What's next from the guys behind Merlin? The 'Greek A-Team' of Atlantis

BBC America's Atlantis

The guys who brought us Merlin are spinning their reinventing ways again. This time they've taken the legend of the lost city of Atlantis and Greek mythology and thrown in a little bull-leaping and buddy-comedy/adventure, a la The A-Team, to create their newest series, BBC America's Atlantis. The fantasy series premieres Saturday at 9 p.m. on BBC America's Supernatural Saturdays, right after Doctor Who's 50th-anniversary episode, “The Day of the Doctor.”

“I genuinely don't think you've seen a take on Greek mythology like this,” said co-creator and executive producer Julian Murphy. “I honestly don't. I can't remember one. I hope it'll bring all those great stories alive for an audience in a way that we haven't seen before. I hope when they come to see the show, the door will open and they'll see an extraordinary world. A world they hadn't seen before.”

“We came up with the idea of having Atlantis, the city before it sunk into the ocean, as the backdrop. That was the starting point,” said co-creator and executive producer Johnny Capps.

“It just gives us a chance to do great myth, but with our very own individual spin on it,” said Murphy. “We were able to do Merlin and Camelot with our own spin, so this is us embarking on what is actually a very different series. But it still allows us to mine all those incredible stories from Greek myth.”

It was decided that the series, which was created by Murphy, Capps and executive producer Howard Overman, would be based around the friendship of three central characters. “We drew some Greek mythology and created our own sort of interpretations of the same mythological characters. So our main character is Jason, and he's a mixture of Jason and the Argonauts, a bit of Perseus, and also a bit of [Theseus], the guy that killed the Minotaur,” said Capps.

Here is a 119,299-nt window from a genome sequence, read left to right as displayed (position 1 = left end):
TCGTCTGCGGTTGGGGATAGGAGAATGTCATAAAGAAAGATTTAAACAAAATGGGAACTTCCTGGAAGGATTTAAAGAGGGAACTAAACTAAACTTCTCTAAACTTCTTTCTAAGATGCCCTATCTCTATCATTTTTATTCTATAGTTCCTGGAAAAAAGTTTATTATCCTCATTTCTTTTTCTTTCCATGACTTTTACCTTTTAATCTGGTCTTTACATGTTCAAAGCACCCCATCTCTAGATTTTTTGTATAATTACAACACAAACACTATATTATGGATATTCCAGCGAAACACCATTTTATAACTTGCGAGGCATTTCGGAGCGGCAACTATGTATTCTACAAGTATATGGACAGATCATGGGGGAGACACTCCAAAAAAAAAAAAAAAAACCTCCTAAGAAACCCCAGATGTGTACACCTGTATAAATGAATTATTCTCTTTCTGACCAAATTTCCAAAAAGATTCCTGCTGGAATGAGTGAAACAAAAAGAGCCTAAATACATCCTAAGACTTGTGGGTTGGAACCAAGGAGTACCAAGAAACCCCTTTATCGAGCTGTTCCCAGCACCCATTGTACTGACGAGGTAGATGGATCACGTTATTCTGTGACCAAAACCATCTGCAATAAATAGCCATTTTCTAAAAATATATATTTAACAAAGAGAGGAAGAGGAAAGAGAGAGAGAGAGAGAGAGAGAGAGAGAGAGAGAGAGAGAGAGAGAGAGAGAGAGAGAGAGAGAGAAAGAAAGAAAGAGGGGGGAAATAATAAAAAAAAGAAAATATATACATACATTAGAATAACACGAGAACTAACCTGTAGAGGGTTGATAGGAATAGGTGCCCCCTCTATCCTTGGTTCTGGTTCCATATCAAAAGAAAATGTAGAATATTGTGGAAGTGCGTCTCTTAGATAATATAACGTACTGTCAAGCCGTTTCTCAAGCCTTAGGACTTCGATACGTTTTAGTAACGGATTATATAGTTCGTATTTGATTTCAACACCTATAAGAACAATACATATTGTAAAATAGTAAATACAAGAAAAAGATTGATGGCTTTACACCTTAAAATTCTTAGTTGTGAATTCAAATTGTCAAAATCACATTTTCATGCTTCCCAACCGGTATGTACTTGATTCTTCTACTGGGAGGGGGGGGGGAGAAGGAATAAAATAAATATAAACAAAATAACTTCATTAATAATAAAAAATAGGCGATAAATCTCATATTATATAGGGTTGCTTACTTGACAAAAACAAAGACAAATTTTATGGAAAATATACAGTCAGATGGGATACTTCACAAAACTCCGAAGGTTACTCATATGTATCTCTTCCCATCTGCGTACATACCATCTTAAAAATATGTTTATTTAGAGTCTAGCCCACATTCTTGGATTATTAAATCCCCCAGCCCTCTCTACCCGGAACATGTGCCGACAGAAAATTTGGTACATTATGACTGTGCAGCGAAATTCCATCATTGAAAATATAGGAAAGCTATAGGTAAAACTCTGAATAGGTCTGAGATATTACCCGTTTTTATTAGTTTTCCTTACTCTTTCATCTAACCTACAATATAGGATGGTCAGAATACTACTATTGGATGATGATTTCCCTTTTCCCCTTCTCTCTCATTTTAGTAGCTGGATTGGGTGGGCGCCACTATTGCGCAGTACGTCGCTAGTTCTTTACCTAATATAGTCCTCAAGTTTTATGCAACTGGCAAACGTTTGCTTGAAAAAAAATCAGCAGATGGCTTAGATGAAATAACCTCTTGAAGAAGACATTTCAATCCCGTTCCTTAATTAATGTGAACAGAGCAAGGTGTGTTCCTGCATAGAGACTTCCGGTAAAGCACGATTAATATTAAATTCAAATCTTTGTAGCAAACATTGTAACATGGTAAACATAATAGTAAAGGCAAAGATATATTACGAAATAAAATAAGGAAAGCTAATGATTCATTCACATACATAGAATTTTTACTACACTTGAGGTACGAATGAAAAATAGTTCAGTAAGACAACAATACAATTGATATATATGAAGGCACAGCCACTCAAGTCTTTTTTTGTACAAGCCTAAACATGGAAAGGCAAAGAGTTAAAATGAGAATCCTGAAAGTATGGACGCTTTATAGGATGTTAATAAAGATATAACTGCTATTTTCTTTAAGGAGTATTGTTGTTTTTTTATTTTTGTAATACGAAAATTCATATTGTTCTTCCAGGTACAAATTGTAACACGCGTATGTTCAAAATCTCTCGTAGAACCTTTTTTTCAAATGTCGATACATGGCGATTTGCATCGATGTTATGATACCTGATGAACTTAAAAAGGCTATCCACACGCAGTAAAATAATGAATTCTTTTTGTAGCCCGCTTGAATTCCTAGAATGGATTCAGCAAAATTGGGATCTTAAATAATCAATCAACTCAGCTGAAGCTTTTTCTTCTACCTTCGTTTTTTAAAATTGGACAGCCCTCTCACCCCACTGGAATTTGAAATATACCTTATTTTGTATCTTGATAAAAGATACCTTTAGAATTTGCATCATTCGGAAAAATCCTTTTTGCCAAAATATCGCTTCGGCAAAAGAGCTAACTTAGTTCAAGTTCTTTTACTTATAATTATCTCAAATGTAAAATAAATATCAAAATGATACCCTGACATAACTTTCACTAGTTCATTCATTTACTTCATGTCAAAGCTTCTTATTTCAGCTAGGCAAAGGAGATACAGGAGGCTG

“Then our second character is Hercules, but he's not the strong he-man of legend. Our Hercules gambles a bit, drinks too much, and is a bit of a womanizer, but he's just very, very good at telling stories and tales. Through the series, he creates the myth of Hercules,” he said.

“And then our third character is this young, geeky guy who's very good at math, who's obsessed with triangles. He's called Pythagoras. They're our three main characters. They're basically the Greek A-Team, in a way. They're the go-to guys in Atlantis, and we tell all the Greek legends and myths through our three main characters,” said Capps.

The series begins with Jason in a very different land, who is searching for his missing father. That search takes him in the ancient fabled city of Atlantis, a strange land filled with dangerous creatures, legendary heroes and vast palaces that just may have been built by giants. Jason arrives, and he's befriended by Hercules and Pythagoras.

“In the first story, they find themselves in a situation where they're up against the Minotaur and we do our own version of the labyrinth and the Minotaur, which is an interesting interpretation of that story. So it's a very exciting action-adventure dark tale,” said Capps.

“There's a couple of interesting and unusual love stories, which is rather nice. It's a counterbalance to all this bull-leaping and fighting, of which there is a great deal.”